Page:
As first hemp harvest begins, what happens when your crop grows ‘hot’?

By Jordan Rose and Adam Trenk | Rose Law Group

Jordan Rose has been active in the hemp industry rulemaking process, and Adam Trenk is a partner and director of Rose Law Group Hemp Department

On December 20, 2018, the Federal Farm Bill was signed into law legalizing industrial hemp. Soon after, the Arizona Department of Agriculture, which oversees the commercialization of hemp in Arizona, established rules to regulate the growing, harvesting, transporting, and processing of hemp under a new hemp licensing program. 

Qualified applicants first began receiving their licenses as early as June of this year and immediately began planting their first crop. In the coming weeks and months, we will be seeing the first official harvests from Arizona growers. 

Arizona already produces arguably the finest alfalfa in the world, and in short order we will see if our state can do the same with quality hemp.

The Arizona rules do not allow hemp crops to have a THC content greater than .3 percent, and there is an inspection protocol by the Department of Agricultural that requires testing before harvest. While the seed selection should help prevent growing a “hot” crop, it certainly does not guarantee the crop will grow and test under the THC level.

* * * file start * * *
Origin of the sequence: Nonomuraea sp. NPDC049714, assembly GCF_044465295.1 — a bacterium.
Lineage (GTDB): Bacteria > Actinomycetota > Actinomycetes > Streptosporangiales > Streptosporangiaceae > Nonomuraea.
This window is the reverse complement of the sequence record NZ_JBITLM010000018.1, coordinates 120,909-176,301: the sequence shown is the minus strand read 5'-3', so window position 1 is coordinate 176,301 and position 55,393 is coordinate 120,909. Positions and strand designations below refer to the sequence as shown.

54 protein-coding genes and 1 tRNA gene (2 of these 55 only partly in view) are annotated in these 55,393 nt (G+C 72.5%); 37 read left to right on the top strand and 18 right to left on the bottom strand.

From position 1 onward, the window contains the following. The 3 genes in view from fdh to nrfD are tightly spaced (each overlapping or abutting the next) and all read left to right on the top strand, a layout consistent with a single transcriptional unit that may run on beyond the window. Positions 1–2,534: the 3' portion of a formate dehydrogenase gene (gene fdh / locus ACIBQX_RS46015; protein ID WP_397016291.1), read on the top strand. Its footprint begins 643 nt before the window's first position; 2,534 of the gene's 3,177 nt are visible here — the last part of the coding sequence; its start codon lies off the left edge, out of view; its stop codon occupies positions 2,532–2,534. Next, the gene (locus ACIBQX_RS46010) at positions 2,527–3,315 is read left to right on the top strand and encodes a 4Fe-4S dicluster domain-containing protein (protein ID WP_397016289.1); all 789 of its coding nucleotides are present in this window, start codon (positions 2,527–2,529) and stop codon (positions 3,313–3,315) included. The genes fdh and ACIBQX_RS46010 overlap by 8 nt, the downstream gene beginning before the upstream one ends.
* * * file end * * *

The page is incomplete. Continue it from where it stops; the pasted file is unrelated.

So what happens if your crop exceeds the .3 percent THC threshold? 

First, you will have violated the state hemp rules and you will not be able to remove your crop from registered hemp site. Depending on the circumstances, you may be subject to license suspension, revocation or monetary civil penalties. You can request a retest, and there may be an opportunity to come to a resolution with the Department of Agriculture and remediate. That said, the state will take this seriously. 

Over the next few months, hemp growers will be interacting a lot with the Department of Agriculture, and it will be interesting to see how these newly adopted regulations play out.